In conversations with potential change management consulting clients about a troubled project, or about the need for a change management methodology in their organization, they will invariably mention past projects that have failed but have not been forgotten. There is the ERP implementation that was quietly withdrawn, or the acquisition that has never been fully integrated. There is the shared services implementation that hasn't delivered the intended value.
The good news? The motivation to do something different is greater. The bad news? A change management methodology in and of itself can't prevent the past from becoming the present.
Let's Talk About Failures
First let's agree that "project failures" is a broad term and covers both out and out failure, stalled projects, and sub-optimized projects. These sub-optimized projects don't deliver sustained adoption and consequently don't deliver the full value realization, on time, on budget, to the original specs for the project.
One of the common traps for project teams is to react to the symptoms of a troubled project without digging deeper to uncover the underlying causes. Our change management consultants recommend that you take a triage approach and develop an emergency checklist. When we are called in on troubled projects, we use an approach called an Implementation Review which follows this type of checklist to identify the real causes for the trouble.
The Role of a Change Management Methodology in the Rescue
If you aren't using the Accelerating Implementation Methodology (AIM) as your change management methodology, you may be hoping that your methodology is a silver bullet. No change approach and no toolkit is the singular answer to addressing every project issue. The practicality and repeatability of AIM go a long way, though, to reducing the risks of project failure or sub-optimization.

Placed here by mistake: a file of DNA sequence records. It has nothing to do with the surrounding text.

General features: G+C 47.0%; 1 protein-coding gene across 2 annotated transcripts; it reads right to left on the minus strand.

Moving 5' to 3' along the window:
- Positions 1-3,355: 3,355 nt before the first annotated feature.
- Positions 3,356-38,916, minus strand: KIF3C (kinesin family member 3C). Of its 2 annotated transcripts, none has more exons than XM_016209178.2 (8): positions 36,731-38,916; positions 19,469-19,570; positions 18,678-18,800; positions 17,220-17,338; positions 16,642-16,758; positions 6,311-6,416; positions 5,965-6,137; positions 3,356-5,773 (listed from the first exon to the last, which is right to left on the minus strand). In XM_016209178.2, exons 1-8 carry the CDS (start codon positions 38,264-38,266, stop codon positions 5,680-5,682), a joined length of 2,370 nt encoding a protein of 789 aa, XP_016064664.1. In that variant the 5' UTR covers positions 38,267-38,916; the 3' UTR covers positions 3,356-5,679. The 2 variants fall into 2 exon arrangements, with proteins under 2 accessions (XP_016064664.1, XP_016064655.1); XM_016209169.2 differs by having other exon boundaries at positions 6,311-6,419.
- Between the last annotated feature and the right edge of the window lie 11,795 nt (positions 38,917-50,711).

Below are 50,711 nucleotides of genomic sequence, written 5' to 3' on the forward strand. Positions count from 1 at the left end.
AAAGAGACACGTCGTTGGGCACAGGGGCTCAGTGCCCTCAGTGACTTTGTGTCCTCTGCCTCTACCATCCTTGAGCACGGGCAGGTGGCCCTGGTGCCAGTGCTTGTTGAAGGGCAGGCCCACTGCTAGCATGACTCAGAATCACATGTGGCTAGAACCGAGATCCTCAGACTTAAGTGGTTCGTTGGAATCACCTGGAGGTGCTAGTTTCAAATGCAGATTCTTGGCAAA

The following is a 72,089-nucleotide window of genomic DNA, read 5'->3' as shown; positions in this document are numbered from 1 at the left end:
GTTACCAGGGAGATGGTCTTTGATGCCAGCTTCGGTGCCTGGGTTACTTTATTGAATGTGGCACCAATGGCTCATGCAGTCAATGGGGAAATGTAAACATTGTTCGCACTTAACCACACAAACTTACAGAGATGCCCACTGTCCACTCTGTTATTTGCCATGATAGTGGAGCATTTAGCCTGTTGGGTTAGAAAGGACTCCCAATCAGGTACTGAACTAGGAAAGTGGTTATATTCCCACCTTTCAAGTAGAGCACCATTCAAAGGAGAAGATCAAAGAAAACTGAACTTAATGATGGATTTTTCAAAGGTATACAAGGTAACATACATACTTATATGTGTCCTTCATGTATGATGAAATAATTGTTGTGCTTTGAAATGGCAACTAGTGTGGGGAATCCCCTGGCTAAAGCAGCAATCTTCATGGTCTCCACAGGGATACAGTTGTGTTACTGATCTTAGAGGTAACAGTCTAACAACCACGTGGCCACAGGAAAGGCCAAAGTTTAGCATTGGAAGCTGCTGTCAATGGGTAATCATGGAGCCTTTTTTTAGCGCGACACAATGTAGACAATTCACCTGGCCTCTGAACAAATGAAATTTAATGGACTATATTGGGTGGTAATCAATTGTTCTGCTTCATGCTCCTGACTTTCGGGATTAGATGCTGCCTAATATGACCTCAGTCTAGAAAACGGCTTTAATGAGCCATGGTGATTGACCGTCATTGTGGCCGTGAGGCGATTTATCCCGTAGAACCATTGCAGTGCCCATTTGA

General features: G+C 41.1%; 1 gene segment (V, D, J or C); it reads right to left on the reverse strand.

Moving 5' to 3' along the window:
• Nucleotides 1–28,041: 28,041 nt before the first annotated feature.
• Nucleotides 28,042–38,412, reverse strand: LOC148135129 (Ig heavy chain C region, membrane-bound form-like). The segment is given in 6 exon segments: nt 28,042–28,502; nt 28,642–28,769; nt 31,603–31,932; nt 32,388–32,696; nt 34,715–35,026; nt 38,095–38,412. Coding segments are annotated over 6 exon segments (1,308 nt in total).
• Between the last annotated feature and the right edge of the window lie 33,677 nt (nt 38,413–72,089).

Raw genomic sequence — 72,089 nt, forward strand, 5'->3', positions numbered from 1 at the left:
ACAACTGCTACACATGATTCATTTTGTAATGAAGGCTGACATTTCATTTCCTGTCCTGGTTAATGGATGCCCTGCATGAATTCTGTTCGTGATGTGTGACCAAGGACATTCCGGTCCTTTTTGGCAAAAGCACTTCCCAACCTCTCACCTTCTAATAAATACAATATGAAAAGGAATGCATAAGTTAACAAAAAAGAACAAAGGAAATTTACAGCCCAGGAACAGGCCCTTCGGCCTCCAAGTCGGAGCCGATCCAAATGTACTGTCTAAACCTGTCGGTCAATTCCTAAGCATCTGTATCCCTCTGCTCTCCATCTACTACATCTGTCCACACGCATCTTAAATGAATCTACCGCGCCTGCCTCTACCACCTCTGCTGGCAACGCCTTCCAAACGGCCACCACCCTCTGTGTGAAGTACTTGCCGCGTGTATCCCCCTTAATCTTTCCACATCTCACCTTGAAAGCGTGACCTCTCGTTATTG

You can, in fact, take the AIM principles, strategies, tactics, and tools and translate them into an "emergency checklist" you can follow to revive your project. The checklist should focus on three key areas: the project plan, your deployment strategies and tactics, and how your change management methodology focuses on the critical elements for the human side of change. Keep in mind that tools and templates are very much secondary in criticality! Here are some sample questions to get you started:
Your Project Plan
- Does the plan span both technical project management side and the human side? They should be interwoven!
- How early in the project life-cycle are the human elements being addressed?
- Is the plan definition of success based on installing the change or implementing the change? If you aren't heading for true implementation then you are guaranteed to sub-optimize.
- Is the plan understood, supported, and owned by the leaders, or have Sponsor-required activities been mistakenly delegated to Change Agents?
Your Deployment Tactics
- Do you have active and visible Sponsors who are demonstrating their own behavioral commitment in every area impacted by the change, at every management/supervisory level?
- Do these individuals know they are being looked to as Sponsors for change, and are they aware of how they must express, model, and reinforce the new behaviors?
- Do you have enough skilled Change Agents in all the right places, meaning in every area that is impacted by the change? Are these identified because they are subject matter experts, or do they have the interpersonal characteristics required for the role?
- Is your organizational climate a barrier to implementation success and does it support what you are trying to accomplish or is it really counter-cultural? If the change is counter-cultural how do you anticipate creating the cultural readiness that will be required?
- Are the critical implementation roles being pro-actively managed on an on-going basis?
Your Change Management Methodology
- Do you have specific tools and diagnostics to help you manage resistance, build your communication plan, align reinforcement and performance management to the new behaviors, monitor the climate for this change, and actively engage the leaders needed to manage your project?
- Are the tools supported by a common vocabulary and a common structured process for managing the change?
- Are you addressing systemic cultural issues systemically, or are you re-inventing the wheel and creating conflicting definitions of desired behaviors when they should be aligned across projects?
By gathering this data, you will be much better prepared to apply the required emergency tactics, especially if you have the advantage of fully knowing how to apply the AIM principles to the most acute and chronic problems.